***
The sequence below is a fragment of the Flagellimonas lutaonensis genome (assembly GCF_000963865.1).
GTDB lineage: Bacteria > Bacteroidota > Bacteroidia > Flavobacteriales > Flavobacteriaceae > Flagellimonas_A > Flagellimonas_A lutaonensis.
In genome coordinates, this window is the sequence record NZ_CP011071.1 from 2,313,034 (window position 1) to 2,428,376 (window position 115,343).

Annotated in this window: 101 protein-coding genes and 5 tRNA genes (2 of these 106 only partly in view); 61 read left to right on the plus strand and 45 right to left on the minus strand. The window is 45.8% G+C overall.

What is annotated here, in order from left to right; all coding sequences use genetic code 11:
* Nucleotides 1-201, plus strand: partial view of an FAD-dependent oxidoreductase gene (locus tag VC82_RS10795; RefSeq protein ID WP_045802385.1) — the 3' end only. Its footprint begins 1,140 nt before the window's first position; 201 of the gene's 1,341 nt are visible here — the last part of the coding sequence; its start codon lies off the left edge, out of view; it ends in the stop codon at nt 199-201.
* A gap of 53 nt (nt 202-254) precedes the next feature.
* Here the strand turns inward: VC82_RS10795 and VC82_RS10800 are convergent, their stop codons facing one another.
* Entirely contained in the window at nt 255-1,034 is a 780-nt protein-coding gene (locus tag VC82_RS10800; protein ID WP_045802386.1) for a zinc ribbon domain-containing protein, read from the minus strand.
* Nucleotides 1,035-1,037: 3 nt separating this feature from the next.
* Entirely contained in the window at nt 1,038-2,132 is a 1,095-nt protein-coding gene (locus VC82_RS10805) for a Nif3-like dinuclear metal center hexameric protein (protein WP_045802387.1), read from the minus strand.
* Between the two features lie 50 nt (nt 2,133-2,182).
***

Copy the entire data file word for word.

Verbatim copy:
The sequence below is a fragment of the Flagellimonas lutaonensis genome (assembly GCF_000963865.1).
GTDB lineage: Bacteria > Bacteroidota > Bacteroidia > Flavobacteriales > Flavobacteriaceae > Flagellimonas_A > Flagellimonas_A lutaonensis.
In genome coordinates, this window is the sequence record NZ_CP011071.1 from 2,313,034 (window position 1) to 2,428,376 (window position 115,343).

Annotated in this window: 101 protein-coding genes and 5 tRNA genes (2 of these 106 only partly in view); 61 read left to right on the plus strand and 45 right to left on the minus strand. The window is 45.8% G+C overall.

What is annotated here, in order from left to right; all coding sequences use genetic code 11:
* Nucleotides 1-201, plus strand: partial view of an FAD-dependent oxidoreductase gene (locus tag VC82_RS10795; RefSeq protein ID WP_045802385.1) — the 3' end only. Its footprint begins 1,140 nt before the window's first position; 201 of the gene's 1,341 nt are visible here — the last part of the coding sequence; its start codon lies off the left edge, out of view; it ends in the stop codon at nt 199-201.
* A gap of 53 nt (nt 202-254) precedes the next feature.
* Here the strand turns inward: VC82_RS10795 and VC82_RS10800 are convergent, their stop codons facing one another.
* Entirely contained in the window at nt 255-1,034 is a 780-nt protein-coding gene (locus tag VC82_RS10800; protein ID WP_045802386.1) for a zinc ribbon domain-containing protein, read from the minus strand.
* Nucleotides 1,035-1,037: 3 nt separating this feature from the next.
* Entirely contained in the window at nt 1,038-2,132 is a 1,095-nt protein-coding gene (locus VC82_RS10805) for a Nif3-like dinuclear metal center hexameric protein (protein WP_045802387.1), read from the minus strand.
* Between the two features lie 50 nt (nt 2,133-2,182).